Gabrielle Cliff Hodges
Within the English curriculum the importance of reading and writing has always been uncontested, whereas the importance of speaking and listening has only recently been fully acknowledged. Before the 1960s oral work was very likely to consist of teacher-led question-and-answer sessions or formal activities such as reading aloud, debates and prepared short talks. However, during the 1960s the influence of educators such as Andrew Wilkinson (cited in Howe, 1997, p. 6) and a growing awareness of the work of psychologists such as Vygotsky led to more systematic studies of the role of classroom talk. New understandings about the relationship between language and learning emerged and led to significant changes in classroom practice. Speaking and listening were gradually afforded greater status and made a compulsory part of the assessment of English at GCSE. Subsequently, 'Speaking and listening' became the first Attainment Target for English in the National Curriculum.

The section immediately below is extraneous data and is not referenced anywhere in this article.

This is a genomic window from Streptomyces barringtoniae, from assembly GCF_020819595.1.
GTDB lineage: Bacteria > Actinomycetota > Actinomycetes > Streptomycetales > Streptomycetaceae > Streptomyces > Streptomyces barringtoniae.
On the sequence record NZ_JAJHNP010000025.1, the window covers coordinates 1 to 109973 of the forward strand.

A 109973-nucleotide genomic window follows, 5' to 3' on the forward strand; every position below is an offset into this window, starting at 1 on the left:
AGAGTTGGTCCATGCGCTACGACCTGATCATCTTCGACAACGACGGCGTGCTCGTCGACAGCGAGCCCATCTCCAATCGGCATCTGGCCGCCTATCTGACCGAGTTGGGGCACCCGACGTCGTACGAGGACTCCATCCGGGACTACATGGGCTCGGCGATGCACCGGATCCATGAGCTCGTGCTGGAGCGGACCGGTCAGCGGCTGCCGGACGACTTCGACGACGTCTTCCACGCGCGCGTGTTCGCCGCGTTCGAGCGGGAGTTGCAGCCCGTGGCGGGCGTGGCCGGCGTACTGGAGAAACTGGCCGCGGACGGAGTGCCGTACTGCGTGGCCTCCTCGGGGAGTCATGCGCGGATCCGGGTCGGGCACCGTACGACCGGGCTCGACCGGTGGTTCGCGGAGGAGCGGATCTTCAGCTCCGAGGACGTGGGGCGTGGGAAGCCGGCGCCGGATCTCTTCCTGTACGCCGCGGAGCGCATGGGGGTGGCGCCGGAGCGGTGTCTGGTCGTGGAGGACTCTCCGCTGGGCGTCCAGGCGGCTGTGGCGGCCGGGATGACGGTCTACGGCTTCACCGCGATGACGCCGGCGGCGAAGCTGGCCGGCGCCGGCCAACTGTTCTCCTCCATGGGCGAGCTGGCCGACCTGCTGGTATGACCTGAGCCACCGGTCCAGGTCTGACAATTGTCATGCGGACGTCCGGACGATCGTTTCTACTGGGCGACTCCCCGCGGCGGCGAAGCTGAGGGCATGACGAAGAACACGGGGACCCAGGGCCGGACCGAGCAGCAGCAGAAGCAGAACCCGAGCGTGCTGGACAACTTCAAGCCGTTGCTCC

Vygotsky's theories are helpful to English teachers in a number of ways. First, he argues that children learn to think by talking with others, by engaging in a social process which enables them to 'grow into the intellectual life of those around them' (Vygotsky, 1978, p. 88). At a certain stage in the child's development, speech divides into two distinct kinds: 'communicative' speech to be used for communication with others, and 'egocentric' speech or speech for oneself which will eventually turn inward to become 'inner' speech with its own idiosyncrasies of grammar, for individual thinking. Inner speech has different rules from communicative speech: with inner speech, speaker and listener form the same consciousness so there is much that can be taken as read; with communicative speech the need is to be understood by another person so more must be made explicit. Inner speech is not, therefore, a mirror image of communicative speech. It is essentially different because it is serving a different purpose. The distinctive natures of inner and outer speech and the power of the dynamic relationship between them to enable intellectual development are vital to an